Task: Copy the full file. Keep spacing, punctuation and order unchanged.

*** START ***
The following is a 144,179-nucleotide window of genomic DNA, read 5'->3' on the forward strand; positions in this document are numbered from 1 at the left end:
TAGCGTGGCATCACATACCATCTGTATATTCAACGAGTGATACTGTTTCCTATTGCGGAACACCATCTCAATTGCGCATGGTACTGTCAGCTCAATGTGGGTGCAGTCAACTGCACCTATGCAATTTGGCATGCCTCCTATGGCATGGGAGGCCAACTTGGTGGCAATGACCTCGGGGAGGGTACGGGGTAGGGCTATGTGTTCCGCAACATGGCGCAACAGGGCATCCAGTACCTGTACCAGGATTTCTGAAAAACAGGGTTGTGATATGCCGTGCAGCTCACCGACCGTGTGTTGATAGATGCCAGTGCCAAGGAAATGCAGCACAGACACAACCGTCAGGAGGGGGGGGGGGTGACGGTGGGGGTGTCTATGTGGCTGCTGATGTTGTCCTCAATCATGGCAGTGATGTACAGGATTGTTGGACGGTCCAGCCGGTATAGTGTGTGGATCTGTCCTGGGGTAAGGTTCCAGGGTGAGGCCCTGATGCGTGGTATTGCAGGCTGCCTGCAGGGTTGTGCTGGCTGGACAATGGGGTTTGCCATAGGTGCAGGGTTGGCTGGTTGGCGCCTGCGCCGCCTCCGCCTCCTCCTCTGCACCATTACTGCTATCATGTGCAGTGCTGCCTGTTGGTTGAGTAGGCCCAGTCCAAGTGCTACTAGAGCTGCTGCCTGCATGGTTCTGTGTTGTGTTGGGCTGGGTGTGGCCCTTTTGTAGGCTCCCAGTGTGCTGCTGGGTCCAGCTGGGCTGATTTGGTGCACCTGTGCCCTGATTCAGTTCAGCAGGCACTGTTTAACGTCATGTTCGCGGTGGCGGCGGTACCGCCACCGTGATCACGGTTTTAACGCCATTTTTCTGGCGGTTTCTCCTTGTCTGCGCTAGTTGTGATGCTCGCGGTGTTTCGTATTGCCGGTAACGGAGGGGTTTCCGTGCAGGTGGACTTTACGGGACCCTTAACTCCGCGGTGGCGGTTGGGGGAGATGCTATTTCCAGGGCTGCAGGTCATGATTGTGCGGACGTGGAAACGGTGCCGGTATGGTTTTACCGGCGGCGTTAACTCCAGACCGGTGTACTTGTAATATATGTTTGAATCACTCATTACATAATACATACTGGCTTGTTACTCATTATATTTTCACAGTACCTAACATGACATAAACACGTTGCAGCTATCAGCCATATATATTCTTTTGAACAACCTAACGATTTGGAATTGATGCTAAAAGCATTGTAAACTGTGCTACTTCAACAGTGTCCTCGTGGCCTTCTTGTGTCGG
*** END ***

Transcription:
The following is a 144,179-nucleotide window of genomic DNA, read 5'->3' on the forward strand; positions in this document are numbered from 1 at the left end:
TAGCGTGGCATCACATACCATCTGTATATTCAACGAGTGATACTGTTTCCTATTGCGGAACACCATCTCAATTGCGCATGGTACTGTCAGCTCAATGTGGGTGCAGTCAACTGCACCTATGCAATTTGGCATGCCTCCTATGGCATGGGAGGCCAACTTGGTGGCAATGACCTCGGGGAGGGTACGGGGTAGGGCTATGTGTTCCGCAACATGGCGCAACAGGGCATCCAGTACCTGTACCAGGATTTCTGAAAAACAGGGTTGTGATATGCCGTGCAGCTCACCGACCGTGTGTTGATAGATGCCAGTGCCAAGGAAATGCAGCACAGACACAACCGTCAGGAGGGGGGGGGGGTGACGGTGGGGGTGTCTATGTGGCTGCTGATGTTGTCCTCAATCATGGCAGTGATGTACAGGATTGTTGGACGGTCCAGCCGGTATAGTGTGTGGATCTGTCCTGGGGTAAGGTTCCAGGGTGAGGCCCTGATGCGTGGTATTGCAGGCTGCCTGCAGGGTTGTGCTGGCTGGACAATGGGGTTTGCCATAGGTGCAGGGTTGGCTGGTTGGCGCCTGCGCCGCCTCCGCCTCCTCCTCTGCACCATTACTGCTATCATGTGCAGTGCTGCCTGTTGGTTGAGTAGGCCCAGTCCAAGTGCTACTAGAGCTGCTGCCTGCATGGTTCTGTGTTGTGTTGGGCTGGGTGTGGCCCTTTTGTAGGCTCCCAGTGTGCTGCTGGGTCCAGCTGGGCTGATTTGGTGCACCTGTGCCCTGATTCAGTTCAGCAGGCACTGTTTAACGTCATGTTCGCGGTGGCGGCGGTACCGCCACCGTGATCACGGTTTTAACGCCATTTTTCTGGCGGTTTCTCCTTGTCTGCGCTAGTTGTGATGCTCGCGGTGTTTCGTATTGCCGGTAACGGAGGGGTTTCCGTGCAGGTGGACTTTACGGGACCCTTAACTCCGCGGTGGCGGTTGGGGGAGATGCTATTTCCAGGGCTGCAGGTCATGATTGTGCGGACGTGGAAACGGTGCCGGTATGGTTTTACCGGCGGCGTTAACTCCAGACCGGTGTACTTGTAATATATGTTTGAATCACTCATTACATAATACATACTGGCTTGTTACTCATTATATTTTCACAGTACCTAACATGACATAAACACGTTGCAGCTATCAGCCATATATATTCTTTTGAACAACCTAACGATTTGGAATTGATGCTAAAAGCATTGTAAACTGTGCTACTTCAACAGTGTCCTCGTGGCCTTCTTGTGTCGG